Despite government appeals for face-to-face teaching, UK universities are still moving to online learning

As Omicron instances continue to grow, several UK universities are defying government requests for face-to-face instruction.

Durham University is one of 15 British universities to reintroduce online learning, announcing that the new academic year would begin digitally. For the first two weeks of the semester, the institution has chosen to present “a blended learning offering,” with the intention of returning to face-to-face instruction during the third week unless the situation changes.

“It continues to be our policy to deliver a high-quality, in person teaching and learning experience,” Durham University told its students. “However, we recognise there may be times throughout the term, as we manage the current wave of Omicron infections, where some changes to methods of delivering our high-quality education may be required.

Labs and practical sessions will continue to use “current, robust Covid-mitigation procedures,” while student participation in broader activities like outdoor sports will be contingent on documentation of a negative LFT (lateral flow test). In the meanwhile, the institution advises students to receive a booster shot.

Last year, Queen’s University Belfast stated that the majority of its sessions would be held online in January. This restriction will not apply to students on programs that require either practical lessons, such as lab sessions and clinical skills, or face-to-face teaching, which is required for professional accreditation or academic growth.

During this time, the university’s library, study areas, and support services will remain available.

More than 100 UK universities are offering a mix of in-person and online learning, said reports.

UK Education Secretary Nadhim Zahawi has criticised the decision to move online, saying that UK universities have “no excuse” for cancelling face-to-face learning when schools and colleges are being taught in person.

“I want to repeat that my expectation of universities is that they deliver face-to-face education,” he told The Sunday Times. “They need to deliver it and if students feel they are not getting value for money, they should take that up with the Office for Students.”

He reminded colleges that the country would be dealing with coronavirus for at least the next five years, and that despite Omicron being a “significant stumbling block,” there is still a need to “return to a world where students are getting value for money and face-to-face education.”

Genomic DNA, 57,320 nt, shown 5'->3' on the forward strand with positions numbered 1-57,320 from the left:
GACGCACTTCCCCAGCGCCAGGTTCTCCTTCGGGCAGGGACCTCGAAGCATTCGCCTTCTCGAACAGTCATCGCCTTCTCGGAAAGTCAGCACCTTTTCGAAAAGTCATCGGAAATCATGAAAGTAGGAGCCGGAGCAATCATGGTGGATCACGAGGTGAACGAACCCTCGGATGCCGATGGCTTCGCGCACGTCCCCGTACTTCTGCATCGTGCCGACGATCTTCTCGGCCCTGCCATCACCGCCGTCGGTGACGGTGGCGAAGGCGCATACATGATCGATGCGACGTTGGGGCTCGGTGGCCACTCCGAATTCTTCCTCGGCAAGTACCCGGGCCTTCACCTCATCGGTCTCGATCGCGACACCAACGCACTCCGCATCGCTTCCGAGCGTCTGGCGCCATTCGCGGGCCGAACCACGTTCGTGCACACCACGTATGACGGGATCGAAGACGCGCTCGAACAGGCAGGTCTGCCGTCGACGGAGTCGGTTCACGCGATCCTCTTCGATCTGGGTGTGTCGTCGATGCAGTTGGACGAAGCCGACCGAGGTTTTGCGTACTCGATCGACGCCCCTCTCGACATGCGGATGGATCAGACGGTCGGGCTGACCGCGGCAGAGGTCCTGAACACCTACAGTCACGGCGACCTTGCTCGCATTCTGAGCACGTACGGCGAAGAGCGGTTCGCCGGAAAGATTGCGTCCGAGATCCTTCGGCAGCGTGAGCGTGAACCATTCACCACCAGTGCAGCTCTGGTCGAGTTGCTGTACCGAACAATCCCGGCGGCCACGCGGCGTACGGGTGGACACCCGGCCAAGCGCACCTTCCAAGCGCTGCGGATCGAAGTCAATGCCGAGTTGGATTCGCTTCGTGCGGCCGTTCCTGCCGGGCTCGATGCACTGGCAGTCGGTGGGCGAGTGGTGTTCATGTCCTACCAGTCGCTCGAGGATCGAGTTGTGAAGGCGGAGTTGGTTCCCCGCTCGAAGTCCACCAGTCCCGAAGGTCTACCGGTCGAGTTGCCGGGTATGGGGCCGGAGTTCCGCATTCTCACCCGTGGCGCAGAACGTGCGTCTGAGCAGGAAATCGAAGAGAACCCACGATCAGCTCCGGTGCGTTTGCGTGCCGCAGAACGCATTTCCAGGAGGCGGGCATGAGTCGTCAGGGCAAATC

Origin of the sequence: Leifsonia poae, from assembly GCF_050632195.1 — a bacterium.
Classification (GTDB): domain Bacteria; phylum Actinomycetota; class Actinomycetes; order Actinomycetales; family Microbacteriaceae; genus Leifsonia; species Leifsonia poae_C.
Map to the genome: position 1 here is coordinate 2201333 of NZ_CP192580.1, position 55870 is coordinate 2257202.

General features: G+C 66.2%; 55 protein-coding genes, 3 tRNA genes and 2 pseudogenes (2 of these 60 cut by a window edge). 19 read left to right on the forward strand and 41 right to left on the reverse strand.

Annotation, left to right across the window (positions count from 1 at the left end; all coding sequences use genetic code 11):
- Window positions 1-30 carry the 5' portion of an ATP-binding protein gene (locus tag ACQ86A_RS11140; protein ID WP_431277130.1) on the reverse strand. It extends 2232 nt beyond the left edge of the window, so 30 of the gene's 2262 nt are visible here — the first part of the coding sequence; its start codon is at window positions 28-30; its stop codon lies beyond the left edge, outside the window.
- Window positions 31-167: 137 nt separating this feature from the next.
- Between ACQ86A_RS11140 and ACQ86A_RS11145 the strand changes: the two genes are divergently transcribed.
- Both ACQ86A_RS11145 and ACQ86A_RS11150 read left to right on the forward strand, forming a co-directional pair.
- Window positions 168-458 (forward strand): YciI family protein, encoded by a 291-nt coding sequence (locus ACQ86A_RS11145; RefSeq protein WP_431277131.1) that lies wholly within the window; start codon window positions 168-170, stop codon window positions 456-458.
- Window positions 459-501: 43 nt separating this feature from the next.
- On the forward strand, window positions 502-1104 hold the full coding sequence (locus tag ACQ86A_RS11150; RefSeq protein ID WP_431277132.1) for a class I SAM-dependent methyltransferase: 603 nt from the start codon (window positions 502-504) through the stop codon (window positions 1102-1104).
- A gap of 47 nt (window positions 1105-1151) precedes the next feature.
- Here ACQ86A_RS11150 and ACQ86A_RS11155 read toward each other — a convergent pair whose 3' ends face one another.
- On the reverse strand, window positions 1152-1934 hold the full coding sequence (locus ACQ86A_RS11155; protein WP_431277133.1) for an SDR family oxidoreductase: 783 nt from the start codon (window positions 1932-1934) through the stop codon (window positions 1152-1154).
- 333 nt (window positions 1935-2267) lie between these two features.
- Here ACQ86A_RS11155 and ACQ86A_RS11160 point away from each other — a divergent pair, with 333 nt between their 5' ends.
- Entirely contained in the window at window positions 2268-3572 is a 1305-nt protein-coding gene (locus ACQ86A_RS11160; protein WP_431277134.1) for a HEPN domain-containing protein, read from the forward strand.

Students at UK institutions pay more than 9,000 pounds a year to attend classes. International students are frequently charged twice or three times the price charged to domestic students.

“Universities in England are doing all they can to prioritise in-person teaching and learning at the start of term, and continue to work closely with health authorities and relevant government departments to keep students and staff safe,” a spokesperson for Universities UK told MailOnline.

This includes taking precautions to manage the virus, such as using face masks, doing regular asymptomatic testing, and developing outbreak preparations in the event of an increase in cases.

Michelle Donelan, the Minister for Higher and Further Education, has urged colleges to be “completely honest with students about the return to face-to-face learning.”

“There are options available to students if they feel they have not received what they were promised — over half a million pounds has already been refunded by providers as a result of complaints…on a wide variety of issues, and greater clarity from universities will help even more students get reimbursements where appropriate,” Donelan told The Tab. “Above all, universities must listen to students when making any changes to the way courses are delivered.”

Many countries throughout the world are experiencing a return to online learning in colleges, including the United States. This includes Ivy League schools, which have seen an increase in COVID-19 cases on their campuses. As a result, many universities in the United States are taking immediate action to limit the virus’s spread.

A representative from Association American University (AAU) said, “At Cornell University, surveillance testing recently identified a significant uptick in COVID-19 cases on campus. To limit further spread, Cornell University President Martha Pollack announced that final exams will move online and that most university activities are cancelled.”

Yale University has delayed the start of its spring term by one week, choosing to move the first two weeks of classes online for students.

“To slow the spread of the virus following winter recess, we will modify the academic calendar for Yale College and the Graduate School of Arts and Sciences for the first few weeks of the spring semester,” the university’s president and provost said in a joint statement. “We are working with deans of professional schools, who will be communicating with students soon about any adjustments necessary to courses and schedules.”

Most universities in Australia are adopting hybrid teaching models for the 2022 academic year, offering a mix of in-person and online lessons after the country recently opened its borders to international students.

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